First I did everything myself. A bit of distribution to caterers, a bit of organic supermarkets. I wanted to transform it from a hobby to a real business. Really taking it to the next stage. And so I made a business plan and discussed it with several people. That’s where my first investor came in, who is also a coach in the company. I went with him to look at the opportunities.

I already had the current subscription form on my website. Due to corona, all restaurants and cafes closed. That’s where it originated from. It was only a small part. Customer research into the growth opportunities showed that customers were open to the subscription. As a company, we believe the proposition of a subscription is strong because it allows us to keep the production chain short. We completely turned the company around. Now it is only an online subscription for consumers.

What Nespresso and De Koffiejongens do for coffee, we do for sustainable tea.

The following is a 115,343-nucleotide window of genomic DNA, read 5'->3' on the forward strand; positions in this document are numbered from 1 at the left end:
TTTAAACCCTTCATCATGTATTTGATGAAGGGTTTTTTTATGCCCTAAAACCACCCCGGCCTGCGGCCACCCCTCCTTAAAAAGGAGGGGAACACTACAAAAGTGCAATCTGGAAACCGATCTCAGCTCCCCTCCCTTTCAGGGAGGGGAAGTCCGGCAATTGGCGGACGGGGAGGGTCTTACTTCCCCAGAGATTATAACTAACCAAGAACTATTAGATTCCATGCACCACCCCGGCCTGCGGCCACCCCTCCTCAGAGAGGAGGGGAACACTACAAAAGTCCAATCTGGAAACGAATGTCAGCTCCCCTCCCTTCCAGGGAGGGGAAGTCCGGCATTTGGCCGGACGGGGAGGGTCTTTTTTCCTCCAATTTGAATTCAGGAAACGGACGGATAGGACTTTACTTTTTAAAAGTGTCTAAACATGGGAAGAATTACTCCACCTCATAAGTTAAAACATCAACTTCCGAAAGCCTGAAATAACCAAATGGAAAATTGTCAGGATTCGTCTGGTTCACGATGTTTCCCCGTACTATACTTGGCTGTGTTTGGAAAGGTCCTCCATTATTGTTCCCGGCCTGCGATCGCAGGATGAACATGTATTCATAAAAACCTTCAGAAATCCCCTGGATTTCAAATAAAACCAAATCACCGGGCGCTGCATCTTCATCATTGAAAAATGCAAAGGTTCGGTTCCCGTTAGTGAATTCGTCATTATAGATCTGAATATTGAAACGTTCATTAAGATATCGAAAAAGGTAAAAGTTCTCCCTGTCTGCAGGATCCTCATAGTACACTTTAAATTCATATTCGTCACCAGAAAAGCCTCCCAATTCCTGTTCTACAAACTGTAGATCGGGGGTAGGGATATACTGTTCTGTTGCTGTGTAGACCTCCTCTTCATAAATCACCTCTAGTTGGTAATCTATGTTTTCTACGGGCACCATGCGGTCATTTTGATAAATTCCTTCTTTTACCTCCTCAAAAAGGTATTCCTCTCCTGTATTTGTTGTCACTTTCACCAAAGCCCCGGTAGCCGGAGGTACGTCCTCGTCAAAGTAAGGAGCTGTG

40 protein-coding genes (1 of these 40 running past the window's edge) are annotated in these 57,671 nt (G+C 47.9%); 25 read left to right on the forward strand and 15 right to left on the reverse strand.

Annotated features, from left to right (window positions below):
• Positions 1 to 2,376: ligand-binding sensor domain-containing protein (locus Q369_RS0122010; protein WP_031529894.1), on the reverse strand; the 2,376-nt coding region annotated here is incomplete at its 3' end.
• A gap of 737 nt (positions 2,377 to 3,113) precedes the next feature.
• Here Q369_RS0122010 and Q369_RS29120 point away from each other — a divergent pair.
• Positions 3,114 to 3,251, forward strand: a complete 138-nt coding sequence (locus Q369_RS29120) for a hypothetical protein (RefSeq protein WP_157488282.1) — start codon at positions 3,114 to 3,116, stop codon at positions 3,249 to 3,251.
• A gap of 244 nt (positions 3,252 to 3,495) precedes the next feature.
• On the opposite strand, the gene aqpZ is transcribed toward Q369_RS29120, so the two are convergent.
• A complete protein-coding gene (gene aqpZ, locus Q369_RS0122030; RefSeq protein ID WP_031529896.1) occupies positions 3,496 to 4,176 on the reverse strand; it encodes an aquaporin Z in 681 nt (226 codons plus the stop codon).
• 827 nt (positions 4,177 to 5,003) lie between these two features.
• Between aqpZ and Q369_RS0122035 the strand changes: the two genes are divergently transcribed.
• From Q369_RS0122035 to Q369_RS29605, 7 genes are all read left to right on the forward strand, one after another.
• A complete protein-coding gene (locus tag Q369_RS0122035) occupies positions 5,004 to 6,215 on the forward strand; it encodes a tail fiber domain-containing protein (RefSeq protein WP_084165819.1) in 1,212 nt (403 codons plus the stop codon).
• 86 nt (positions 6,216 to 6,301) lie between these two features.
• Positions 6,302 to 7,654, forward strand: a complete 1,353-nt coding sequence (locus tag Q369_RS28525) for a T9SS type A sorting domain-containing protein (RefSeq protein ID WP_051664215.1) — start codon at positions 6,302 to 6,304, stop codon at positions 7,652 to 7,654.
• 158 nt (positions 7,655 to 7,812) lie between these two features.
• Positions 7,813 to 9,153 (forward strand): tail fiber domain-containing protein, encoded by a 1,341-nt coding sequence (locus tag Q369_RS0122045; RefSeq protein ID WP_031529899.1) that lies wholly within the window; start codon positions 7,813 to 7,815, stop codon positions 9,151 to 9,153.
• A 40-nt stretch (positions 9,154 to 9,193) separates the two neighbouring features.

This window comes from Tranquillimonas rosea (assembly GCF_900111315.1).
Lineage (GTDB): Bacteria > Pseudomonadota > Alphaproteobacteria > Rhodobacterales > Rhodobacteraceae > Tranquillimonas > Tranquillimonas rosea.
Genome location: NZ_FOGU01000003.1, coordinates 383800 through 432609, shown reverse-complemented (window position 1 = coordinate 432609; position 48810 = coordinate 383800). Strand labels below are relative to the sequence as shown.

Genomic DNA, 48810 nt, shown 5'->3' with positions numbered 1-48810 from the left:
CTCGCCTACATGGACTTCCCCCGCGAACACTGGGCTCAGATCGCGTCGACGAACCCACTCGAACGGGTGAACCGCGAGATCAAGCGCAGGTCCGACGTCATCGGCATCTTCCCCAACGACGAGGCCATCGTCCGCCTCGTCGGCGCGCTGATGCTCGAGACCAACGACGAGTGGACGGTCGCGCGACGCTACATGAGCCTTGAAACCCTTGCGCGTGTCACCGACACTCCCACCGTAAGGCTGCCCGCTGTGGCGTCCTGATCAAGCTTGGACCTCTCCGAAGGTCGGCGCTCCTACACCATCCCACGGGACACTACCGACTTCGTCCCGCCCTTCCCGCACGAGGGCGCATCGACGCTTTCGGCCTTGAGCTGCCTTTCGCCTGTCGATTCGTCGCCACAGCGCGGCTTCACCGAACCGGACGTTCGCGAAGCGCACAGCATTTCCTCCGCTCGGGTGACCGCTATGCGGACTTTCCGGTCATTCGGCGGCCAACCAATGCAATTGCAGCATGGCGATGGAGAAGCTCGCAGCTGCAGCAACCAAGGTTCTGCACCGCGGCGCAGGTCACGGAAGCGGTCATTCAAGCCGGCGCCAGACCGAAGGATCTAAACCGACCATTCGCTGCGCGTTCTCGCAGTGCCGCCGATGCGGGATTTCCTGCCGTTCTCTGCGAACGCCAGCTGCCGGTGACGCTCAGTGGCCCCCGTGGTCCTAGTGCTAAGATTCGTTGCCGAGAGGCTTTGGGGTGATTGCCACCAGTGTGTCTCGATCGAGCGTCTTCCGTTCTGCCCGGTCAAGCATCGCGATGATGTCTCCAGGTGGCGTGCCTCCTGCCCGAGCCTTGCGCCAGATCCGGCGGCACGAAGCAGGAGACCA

Where are you now?

Online marketing is very important. Fortunately, Sebastiaan from our team is an expert in that area (especially in terms of subscriptions); very handy for a co-founder. The Customer Acquisition Cost is leading and we are now learning how to reduce it as far as possible. So we are in the middle of a learning phase. We are already in good shape, but can optimize even further so that we can use the marketing money from the very first investment round as efficiently as possible. I think it’s great that I now have a team with Jeroen for the technical skills for the website, Sebastiaan for e-marketing and Bas as a business coach.

Are you looking for financing?